The first rays of dawn were just making their appearance as Portillo spurred the old gray mare northwards along the main road. Sonic lay comfortably curled behind Portillo, snoring lightly. Despite the urgency of his mission, the boy couldn’t help feeling relaxed. The early morning air was pleasantly cool. There was no sign of any other person on the road at that hour. He had the world to himself.
“This is the life, ain’t it, Sonic?” Sonic gave a snort in response and adjusted his position on the horse’s rump. “Yes sir, it’s one adventure after another.” Portillo began to whistle softly as the daylight continued to expand across the eastern sky. His reverie was interrupted when he saw a large man on a horse. The man was stopped in the middle of the road and looking in Portillo’s direction as if he were expecting him. Portillo let out a nervous breath and tried to maintain his carefree appearance as he continued to move forward. The man raised his hand when Portillo had moved to within speaking distance.
“Where you off to, kid?” The man growled.
“Ahh,” stammered Portillo, almost forgetting what he was supposed to say. “My, uhh, parents. They sent me a message. They’re sick.”
“Is that right?”
“Yeah, they are. Both of them, and they want me to come home right away.”
The man let out a humorless laugh.
“I think we can save you a trip. Ain’t that right, Crab Cakes?” Sonic who was wide awake now let out a low growl as another horse and rider approached from behind. Portillo turned to look at the strange sight of a grimy-looking pirate sitting awkwardly on his mount. Clearly this was his first time on a horse.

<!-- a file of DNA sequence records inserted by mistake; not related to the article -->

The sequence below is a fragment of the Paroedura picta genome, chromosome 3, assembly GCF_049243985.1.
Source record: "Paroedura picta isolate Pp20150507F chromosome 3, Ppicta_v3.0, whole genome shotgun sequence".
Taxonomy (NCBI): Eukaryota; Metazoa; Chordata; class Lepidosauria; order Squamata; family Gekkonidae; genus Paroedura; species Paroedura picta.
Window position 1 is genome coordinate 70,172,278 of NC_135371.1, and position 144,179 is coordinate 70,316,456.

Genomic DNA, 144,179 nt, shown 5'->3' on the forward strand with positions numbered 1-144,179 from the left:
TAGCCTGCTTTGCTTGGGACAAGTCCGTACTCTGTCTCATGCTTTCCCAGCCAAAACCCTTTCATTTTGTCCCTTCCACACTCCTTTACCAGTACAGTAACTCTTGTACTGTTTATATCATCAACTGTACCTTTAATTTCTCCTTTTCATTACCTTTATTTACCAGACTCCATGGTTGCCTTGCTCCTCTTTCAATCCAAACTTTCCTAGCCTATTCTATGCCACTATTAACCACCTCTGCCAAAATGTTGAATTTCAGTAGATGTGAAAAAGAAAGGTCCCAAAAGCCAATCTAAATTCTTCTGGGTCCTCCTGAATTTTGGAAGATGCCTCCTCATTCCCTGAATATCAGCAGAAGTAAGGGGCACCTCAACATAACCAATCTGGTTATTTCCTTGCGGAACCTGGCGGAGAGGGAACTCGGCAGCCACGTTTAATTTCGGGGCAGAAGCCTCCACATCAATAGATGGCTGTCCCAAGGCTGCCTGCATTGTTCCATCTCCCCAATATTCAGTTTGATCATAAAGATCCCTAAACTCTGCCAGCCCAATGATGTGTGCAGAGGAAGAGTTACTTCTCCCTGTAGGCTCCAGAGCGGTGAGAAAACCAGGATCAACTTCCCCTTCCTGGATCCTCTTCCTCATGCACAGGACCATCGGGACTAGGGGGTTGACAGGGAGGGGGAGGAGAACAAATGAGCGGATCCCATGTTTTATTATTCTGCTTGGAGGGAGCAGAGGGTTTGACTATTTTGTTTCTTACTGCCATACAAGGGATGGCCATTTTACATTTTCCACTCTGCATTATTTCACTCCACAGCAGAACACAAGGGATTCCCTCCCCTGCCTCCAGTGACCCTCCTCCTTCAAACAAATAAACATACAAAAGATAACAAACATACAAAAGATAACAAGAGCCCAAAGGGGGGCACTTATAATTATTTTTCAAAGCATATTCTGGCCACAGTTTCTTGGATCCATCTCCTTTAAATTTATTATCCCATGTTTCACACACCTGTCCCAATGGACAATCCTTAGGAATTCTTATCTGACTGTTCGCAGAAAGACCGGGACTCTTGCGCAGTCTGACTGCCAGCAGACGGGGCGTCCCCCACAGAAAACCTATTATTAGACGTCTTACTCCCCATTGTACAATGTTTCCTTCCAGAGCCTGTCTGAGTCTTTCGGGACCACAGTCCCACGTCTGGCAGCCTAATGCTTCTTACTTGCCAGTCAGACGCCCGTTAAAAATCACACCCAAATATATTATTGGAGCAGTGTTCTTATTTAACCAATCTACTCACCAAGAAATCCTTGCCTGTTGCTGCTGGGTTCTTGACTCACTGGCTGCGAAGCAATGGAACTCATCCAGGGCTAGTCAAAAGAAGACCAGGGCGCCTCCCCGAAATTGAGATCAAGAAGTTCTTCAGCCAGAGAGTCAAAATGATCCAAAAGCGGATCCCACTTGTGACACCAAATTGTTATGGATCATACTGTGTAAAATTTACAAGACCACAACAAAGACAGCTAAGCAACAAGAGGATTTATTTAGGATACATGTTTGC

“Blast ye!” cried the pirate, trying adjust himself comfortably in the saddle. “I told ye, me name is pronounced “’Rab ‘Akes.” The “C’s” are silent!”
“Yeah, yeah, yeah…” the large man said dismissively. “But his folks didn’t look too sick when we stopped in for a visit last night.”
The pirate laughed.
“Aye, but they sure looked scared witless to me!”
“What did you do to them?” Portillo said, alarmed at the turn of events. Sonic’s growl intensified.
“Nothin’. We just had a nice little chat,” the large man sneered. “And they told us all about how proud they are of their little Portillo. Funny, they never said nothin’ about sending you a message…”
“Ya wouldn’t be on another errand, would ya, boy?” Crab Cakes grinned, revealing a mouthful of gaps where a number of teeth had once resided.
“Do you think Portillo is there by now?”
“Oh Wendy, it’s only been half a day,” said Baskin.” And come away from the window, your food is getting cold.” Reluctantly, Wendy returned to the table where the others were eating.
“Tell ya what, Miss Spitfire,” Arby said. “To help pass the time along, how ‘bout we go out to the corral, and I teach ya how to lasso a steer.”
“Really?” Wendy brightened as Arby rose from his seat and put on his hat.
“Sure thing. We can head out now if ya like.” Wendy leapt from the table and followed Arby to the front door.